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Aged Care Assessment

Getting support for your loved ones at an aged care or nursing home should be an experience that brings peace of mind and confidence rather than distress. Getting full time support for your ageing parent doesn’t mean they have to fully give up an independent or active life. Quality aged care homes offer;

  • Frequent and varied activities to maintain social connections
  • Strong community atmosphere and inclusion
  • High quality food to meet individual tastes and requirements

The 5 steps to getting started:

Step 1 = Aged Care Assessment

If things are becoming increasingly difficult and/or unsafe for loved one to continue living at home, you may want to consider into aged (or nursing home) care.

It’s important to note at this point that retirement villages are different to aged care homes. Retirement village residents live independently, whereas aged care residents have daily domestic and personal assistance and 24/7 clinical support in a dedicated care home.

As part of this first step, the Aged Care Assessment Team (ACAT) will meet with you to discuss the types of care that will be most appropriate. The comprehensive assessment can be organised through your doctor, another health professional or directly through the Aged Care Assessment team.

The assessor will ask questions about:

  • What support you already have and if that will continue
  • Your health and lifestyle and any health concerns
  • How you are going with completing daily tasks and activities around the home
  • If you have problems with your memory
  • Any issues relating to home and personal safety
  • Family and community engagement
  • Speaking to your GP or other health professionals

The assessor can also:

  • Consider you for other types of services that meet your needs
  • Give you information about service providers that may offer the care you need in your area
  • Discuss if you might need more support so you can live in your own home, or other options such as an aged care home

Read more comprehensive information on the ACAT assessment.

Step 2 = Meet with your preferred options

After the ACAT assessment, you are ready to start looking at aged care home options.

When deciding on an aged care home, it is important to find out if the nursing home has the services you require, now and into the future. The best way to find a place that suits you is to research and take a tour of a few homes to find out:

  • What the accommodation is like
  • What types of care, services and activities they offer (It’s important to know the type of care and level of support your loved one will need at this point: permanent care, dementia care, palliative care, short residential respite care)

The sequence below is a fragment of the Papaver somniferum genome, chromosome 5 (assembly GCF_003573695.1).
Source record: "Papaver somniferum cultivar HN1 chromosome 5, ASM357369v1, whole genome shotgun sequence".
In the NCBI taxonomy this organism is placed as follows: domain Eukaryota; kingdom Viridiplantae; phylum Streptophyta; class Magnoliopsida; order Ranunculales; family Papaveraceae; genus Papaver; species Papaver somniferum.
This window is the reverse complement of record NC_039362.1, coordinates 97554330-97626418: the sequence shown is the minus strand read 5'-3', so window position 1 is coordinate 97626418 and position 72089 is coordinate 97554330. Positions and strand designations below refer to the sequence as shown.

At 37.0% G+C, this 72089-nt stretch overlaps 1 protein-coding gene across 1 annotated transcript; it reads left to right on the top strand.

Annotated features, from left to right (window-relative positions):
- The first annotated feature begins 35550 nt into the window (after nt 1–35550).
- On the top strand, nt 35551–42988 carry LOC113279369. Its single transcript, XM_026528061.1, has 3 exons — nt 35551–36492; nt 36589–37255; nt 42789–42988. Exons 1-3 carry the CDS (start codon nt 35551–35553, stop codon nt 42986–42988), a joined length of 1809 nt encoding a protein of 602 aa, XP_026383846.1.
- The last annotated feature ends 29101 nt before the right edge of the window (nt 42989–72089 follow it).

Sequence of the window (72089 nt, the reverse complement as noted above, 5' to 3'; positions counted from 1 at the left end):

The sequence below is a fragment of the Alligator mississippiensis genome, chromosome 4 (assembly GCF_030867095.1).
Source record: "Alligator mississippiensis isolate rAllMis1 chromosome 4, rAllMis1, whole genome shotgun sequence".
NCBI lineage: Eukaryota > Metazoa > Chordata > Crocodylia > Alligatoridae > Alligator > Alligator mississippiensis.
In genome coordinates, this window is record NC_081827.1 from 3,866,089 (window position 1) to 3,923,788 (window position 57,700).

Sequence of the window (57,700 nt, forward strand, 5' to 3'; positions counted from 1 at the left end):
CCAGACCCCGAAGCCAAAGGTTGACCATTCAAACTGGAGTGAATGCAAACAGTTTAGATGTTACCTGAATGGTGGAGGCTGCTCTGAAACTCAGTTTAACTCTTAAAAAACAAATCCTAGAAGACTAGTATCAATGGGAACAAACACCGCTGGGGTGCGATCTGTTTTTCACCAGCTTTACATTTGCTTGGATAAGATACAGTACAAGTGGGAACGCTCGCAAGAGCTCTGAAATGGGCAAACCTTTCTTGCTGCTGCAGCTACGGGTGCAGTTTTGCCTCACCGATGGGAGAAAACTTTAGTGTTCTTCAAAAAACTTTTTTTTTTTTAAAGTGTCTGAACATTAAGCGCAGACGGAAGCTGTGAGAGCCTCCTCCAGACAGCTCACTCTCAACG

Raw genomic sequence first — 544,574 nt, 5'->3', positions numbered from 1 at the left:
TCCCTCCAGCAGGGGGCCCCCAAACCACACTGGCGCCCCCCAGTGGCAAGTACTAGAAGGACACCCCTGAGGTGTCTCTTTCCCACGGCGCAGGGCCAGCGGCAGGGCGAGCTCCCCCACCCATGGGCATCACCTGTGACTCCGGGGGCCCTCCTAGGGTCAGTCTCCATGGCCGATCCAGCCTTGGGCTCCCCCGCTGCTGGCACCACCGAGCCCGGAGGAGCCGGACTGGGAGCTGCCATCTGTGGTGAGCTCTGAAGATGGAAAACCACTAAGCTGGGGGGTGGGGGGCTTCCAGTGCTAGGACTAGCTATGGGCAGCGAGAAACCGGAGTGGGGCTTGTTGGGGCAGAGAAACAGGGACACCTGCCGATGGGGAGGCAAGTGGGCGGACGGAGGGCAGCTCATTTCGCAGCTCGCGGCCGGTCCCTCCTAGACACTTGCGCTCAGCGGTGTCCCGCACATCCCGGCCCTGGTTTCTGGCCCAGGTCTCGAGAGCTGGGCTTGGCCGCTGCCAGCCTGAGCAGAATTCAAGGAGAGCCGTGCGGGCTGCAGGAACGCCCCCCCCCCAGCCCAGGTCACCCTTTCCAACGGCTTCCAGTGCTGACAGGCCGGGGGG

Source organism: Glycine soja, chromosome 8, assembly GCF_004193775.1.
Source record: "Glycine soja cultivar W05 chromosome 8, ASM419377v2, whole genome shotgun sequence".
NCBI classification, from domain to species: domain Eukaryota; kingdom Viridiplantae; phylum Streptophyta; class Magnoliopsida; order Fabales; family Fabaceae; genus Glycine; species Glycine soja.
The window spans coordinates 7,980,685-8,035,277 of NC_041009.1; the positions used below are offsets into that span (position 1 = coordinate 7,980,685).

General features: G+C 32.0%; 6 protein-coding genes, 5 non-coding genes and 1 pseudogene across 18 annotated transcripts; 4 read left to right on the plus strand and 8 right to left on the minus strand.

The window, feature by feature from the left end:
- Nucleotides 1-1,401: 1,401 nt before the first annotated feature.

• What type of community and involvement they offer for residents
  • How they can best service your needs
  • The fees payable for care and services and an explanation of what it means
  • Accommodation prices and explanations of what it means
  • Any additional services they offer
  • Talk about the application process
  • The overall atmosphere of the place

You should give yourself a good amount of time to ask any questions that you may have (maybe prepare questions before and after you visit). Taking a tour is also a great opportunity to meet some of the other residents and hear first hand what life is like in that home.

Families will often choose an aged care home that is near them to allow quick access to see their loved ones.

CraigCare offers 5 aged care homes in Melbourne, Victoria, 2 in Perth and 1 in Albany, Western Australia.

Step 3 = Complete the paperwork

Now is the time to complete the paperwork on your chosen residential aged care home.

The last item on the stage 2 checklist was to talk about the application process with each home, so you should have a fair idea of your preferred home’s process.

The team at your selected aged care home should be on hand to guide you through completing all the necessary paperwork. They will also explain the costs and funding associated with the process.

The Australian Government contributes to the cost of aged care services. You’re expected to contribute if you can afford to. Costs vary for different types of care and different service providers. There are no standard costs for aged care services.

How much you pay depends on:

  • Your financial situation
  • The number and types of services you receive
  • The service provider’s fees

To get a financial assessment regarding your financial situation and to find out if you are eligible for government assistance with your fees and accommodation payments contact the Department of Human Services for an income and assets assessment.

Step 4 = Enter your new home

Once you’ve chosen a room in your new aged care home and started moving in, it’s time to decide on the personal touches that you would like to add through personal items and furniture.

After you move into your aged care home, staff should encourage you and your family to sit down and discuss the level of care required and develop an individual care plan. The plan outlines your care needs and instructions on how to make sure these are met, which could include;

  • Doctor/dental needs
  • Other health specialists required
  • Dietary requirements

Step 5 = Get involved

A quality residential aged care home should provide a strong sense of community and belonging to help nurture the physical and mental wellbeing of residents.

It’s highly encouraged that family members (of all ages) get involved in the different activities and events held at the homes and there may even be opportunities to become a volunteer.

If you’d like more advice on how to raise the subject of aged care with a loved one, visit myagedcare.


Some information sourced from: myagedcare.gov.au